Blindfold Activities in the TEFL classroom

Written by William Sullivan

One method of creating a genuine information gap is throughrepparttar use of blindfold activities. Blindfolds can be employed in a variety of ways inrepparttar 139241 TEFL/foreign language classroom to foster a truly communicative and student-centered approach to learning. Here are a few ideas to get you started:

This first activity is a great way of reinforcingrepparttar 139242 language of giving directions. After having one student to leaverepparttar 139243 classroom,repparttar 139244 teacher instructsrepparttar 139245 remaining students rearrange classroom furniture. The student who has leftrepparttar 139246 classroom is then blindfolded and brought back in. Students then userepparttar 139247 target language to leadrepparttar 139248 one blindfolded throughrepparttar 139249 maze of rearranged classroom desks and chairs to some goal—this could be a special treat, a piece of candy, a valuable item (that had previously been taken fromrepparttar 139250 student), or some other reward.

Another activity—and this one is played in groups of three—is called Artist, Model, Clay. As soon asrepparttar 139251 first student (the Clay) is blindfolded,repparttar 139252 second student (the Model) strikes a pose. The goal is forrepparttar 139253 remaining student (the Artist) to userepparttar 139254 target language, describingrepparttar 139255 pose torepparttar 139256 blindfolded student. Ideally, byrepparttar 139257 end ofrepparttar 139258 activityrepparttar 139259 blindfolded student should be positioned similar torepparttar 139260 pose originally struck byrepparttar 139261 Model. It is excellent for practicing imperatives (“Put you right leg out a bit more!” or “Bend your knee slightly!”) or for reinforcing parts ofrepparttar 139262 body.

Using, choosing and using an educational consultant

Written by Terry Freedman

Using, Choosing and Using an educational consultant


The aim of this document is to provide advice and guidance in choosing a consultant inrepparttar field of education. You may berepparttar 139091 headteacher or principal of a school or college, an officer in a local education authority (LEA) or school district, orrepparttar 139092 director of a private company wishing to undertake work inrepparttar 139093 educational sector. This article focuses mainly on information and communication technology (ICT), butrepparttar 139094 underlying principles also apply more generally.

Using a consultant

Consultants, at least inrepparttar 139095 UK, have a poor reputation as a species, and yet they are in greater demand than ever. Why? Why would any organisation elect to use a consultant rather than hiring someone? There are several reasons for this.

Short-term work

Some work is, by its very nature, short-term. If, for example, you are having a new computer suite installed, you might want some advice from an external person who has no axe to grind – and whom you can blame when halfrepparttar 139096 staff complain aboutrepparttar 139097 design,repparttar 139098 equipment and so on!


In a specialist area, such as ICT, it’s quite likely thatrepparttar 139099 school doesn’t haverepparttar 139100 expertise in-house to do what it needs to do within a particular time scale.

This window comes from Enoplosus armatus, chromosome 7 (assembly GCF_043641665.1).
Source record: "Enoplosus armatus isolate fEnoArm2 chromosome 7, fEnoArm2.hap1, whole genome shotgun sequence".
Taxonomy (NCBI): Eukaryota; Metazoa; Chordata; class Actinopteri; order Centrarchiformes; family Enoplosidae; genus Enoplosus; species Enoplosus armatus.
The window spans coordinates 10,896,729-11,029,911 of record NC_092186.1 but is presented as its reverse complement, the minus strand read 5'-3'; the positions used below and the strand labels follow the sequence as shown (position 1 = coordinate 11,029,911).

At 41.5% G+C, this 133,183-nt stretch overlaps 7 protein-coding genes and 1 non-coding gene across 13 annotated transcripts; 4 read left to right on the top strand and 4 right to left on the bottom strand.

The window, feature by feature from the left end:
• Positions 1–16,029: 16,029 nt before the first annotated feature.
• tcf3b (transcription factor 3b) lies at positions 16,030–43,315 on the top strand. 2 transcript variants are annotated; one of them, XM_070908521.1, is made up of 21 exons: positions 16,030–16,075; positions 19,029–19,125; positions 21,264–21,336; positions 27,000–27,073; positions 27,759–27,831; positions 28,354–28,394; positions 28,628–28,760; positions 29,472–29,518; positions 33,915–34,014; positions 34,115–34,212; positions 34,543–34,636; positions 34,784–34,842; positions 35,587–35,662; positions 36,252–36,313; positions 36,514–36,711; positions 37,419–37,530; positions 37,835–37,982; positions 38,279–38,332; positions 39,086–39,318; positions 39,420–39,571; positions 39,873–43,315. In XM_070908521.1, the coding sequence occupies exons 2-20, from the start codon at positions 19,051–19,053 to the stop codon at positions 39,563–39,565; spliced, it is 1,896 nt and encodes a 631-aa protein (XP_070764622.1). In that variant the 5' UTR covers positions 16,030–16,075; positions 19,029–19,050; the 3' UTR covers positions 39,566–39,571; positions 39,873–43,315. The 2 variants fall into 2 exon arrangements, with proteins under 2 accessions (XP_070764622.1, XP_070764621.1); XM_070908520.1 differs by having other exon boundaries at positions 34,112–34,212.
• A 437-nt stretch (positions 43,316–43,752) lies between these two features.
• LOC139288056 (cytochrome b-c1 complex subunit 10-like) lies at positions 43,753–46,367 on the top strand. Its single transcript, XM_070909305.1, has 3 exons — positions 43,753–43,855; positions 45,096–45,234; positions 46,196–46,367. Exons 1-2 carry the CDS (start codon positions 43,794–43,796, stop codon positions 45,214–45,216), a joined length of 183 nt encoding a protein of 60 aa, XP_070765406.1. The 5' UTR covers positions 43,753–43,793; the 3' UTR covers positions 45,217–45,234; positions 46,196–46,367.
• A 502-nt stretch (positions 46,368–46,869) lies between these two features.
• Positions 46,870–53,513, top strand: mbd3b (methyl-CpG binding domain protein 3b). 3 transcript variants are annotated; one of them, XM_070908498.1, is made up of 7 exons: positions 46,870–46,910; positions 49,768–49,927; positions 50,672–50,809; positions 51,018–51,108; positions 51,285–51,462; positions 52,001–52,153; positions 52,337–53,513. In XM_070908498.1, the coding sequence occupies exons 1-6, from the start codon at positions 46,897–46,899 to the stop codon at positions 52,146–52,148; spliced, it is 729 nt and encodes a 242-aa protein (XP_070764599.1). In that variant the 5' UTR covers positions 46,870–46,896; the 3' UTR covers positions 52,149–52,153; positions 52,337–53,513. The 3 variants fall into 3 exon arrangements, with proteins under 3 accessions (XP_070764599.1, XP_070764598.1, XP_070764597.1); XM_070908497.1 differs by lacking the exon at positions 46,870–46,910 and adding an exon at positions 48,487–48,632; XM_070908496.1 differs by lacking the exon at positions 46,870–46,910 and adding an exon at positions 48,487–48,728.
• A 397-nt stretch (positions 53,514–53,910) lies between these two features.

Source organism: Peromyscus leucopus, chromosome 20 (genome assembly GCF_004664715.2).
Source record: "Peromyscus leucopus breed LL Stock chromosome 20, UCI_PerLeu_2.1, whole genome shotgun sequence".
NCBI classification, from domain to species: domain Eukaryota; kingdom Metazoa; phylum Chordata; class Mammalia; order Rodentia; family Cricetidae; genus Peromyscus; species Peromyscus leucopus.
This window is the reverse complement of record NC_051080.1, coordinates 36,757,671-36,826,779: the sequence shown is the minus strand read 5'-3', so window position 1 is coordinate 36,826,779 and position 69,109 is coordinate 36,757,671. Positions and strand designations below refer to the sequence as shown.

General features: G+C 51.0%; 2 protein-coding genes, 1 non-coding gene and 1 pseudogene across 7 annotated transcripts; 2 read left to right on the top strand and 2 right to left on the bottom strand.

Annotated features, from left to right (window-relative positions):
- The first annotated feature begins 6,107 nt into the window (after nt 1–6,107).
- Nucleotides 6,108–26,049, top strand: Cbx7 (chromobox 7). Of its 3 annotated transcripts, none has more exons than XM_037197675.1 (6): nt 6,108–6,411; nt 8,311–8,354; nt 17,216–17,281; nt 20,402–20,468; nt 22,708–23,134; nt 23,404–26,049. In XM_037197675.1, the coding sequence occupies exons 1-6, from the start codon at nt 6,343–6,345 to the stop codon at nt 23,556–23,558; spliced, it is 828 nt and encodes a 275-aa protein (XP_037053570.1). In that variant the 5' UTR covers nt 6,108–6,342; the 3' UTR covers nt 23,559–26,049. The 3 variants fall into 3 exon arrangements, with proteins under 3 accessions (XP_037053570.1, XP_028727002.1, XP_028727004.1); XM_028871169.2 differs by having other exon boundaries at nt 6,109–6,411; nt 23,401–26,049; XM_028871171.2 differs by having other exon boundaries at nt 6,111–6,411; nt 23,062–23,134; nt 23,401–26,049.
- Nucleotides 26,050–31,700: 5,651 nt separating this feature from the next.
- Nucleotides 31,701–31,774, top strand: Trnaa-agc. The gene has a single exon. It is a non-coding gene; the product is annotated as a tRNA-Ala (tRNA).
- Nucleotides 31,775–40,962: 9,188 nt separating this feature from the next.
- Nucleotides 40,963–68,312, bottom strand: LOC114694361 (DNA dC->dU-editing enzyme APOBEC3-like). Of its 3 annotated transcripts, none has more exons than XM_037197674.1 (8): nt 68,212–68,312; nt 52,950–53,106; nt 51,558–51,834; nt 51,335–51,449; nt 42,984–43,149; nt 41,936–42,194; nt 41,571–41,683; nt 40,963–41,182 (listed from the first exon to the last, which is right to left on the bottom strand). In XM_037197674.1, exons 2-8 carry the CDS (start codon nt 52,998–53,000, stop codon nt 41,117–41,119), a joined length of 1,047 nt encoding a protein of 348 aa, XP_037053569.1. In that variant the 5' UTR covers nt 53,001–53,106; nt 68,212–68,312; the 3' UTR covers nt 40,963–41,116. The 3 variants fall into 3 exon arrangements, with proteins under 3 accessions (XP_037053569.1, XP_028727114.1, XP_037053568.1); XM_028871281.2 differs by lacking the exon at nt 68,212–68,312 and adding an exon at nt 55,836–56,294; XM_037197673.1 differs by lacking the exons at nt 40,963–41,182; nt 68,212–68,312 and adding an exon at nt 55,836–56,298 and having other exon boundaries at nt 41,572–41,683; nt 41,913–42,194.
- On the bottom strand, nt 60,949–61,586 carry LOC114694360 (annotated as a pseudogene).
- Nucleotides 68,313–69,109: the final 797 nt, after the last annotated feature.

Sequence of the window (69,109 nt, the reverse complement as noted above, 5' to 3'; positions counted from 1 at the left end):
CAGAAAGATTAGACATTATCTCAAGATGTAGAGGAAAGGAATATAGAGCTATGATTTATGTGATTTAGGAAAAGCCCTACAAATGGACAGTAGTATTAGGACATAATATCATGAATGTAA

Although consultants can be expensive, it is (or should be) a relatively short-term expense. And don’t forget that you don’t have allrepparttar 139101 on-costs, like pension contributions. These can add up to 20% ofrepparttar 139102 salary costs. Also, ifrepparttar 139103 consultant goes on holiday or falls ill, you don’t incur any extra expense.

Choosing a consultant

When choosing a consultant or adviser to assist your school in ICT, whether for Hands-On Support, training, strategic development or any other aspect of ICT, it’s important to getrepparttar 139104 right person or company forrepparttar 139105 job.

To help you do so, here is a list of questions you may wish to ask before hiring someone. You are unlikely to find any person or company who can answer “yes” to all of these questions, so you will need to bring your own professional judgement to bear on your decision.

1.Isrepparttar 139106 consultancy independently accredited by a quality assurance scheme, such as by NaaceMark or similar scheme? If not, is it seeking accreditation? Note that an answer of “No” in either case is not necessarily a bad thing. In my own experience,repparttar 139107 work itself is so time-consuming that it’s quite difficult to go throughrepparttar 139108 hoops required to prove that you can do what you’re doing! That’s whyrepparttar 139109 next few questions are important too.

2.Isrepparttar 139110 consultant a member of a relevant organisation, such as (inrepparttar 139111 UK) Naace orrepparttar 139112 Society for Education Consultants? These types of organisation provide a certain degree of quality assurance inrepparttar 139113 sense that they won’t accept just anybody as members, although they will give no guarantees aboutrepparttar 139114 quality of work undertaken by their members. Also, they often provide useful information aboutrepparttar 139115 sector in whichrepparttar 139116 consultant works, which in theory at least keepsrepparttar 139117 consultant up-to-date on current developments inrepparttar 139118 field.

3.Ask for details of similar work undertaken byrepparttar 139119 consultancy, and for details of satisfied clients – but bear in mind that a reluctance to supply such details may be due to considerations of confidentiality.

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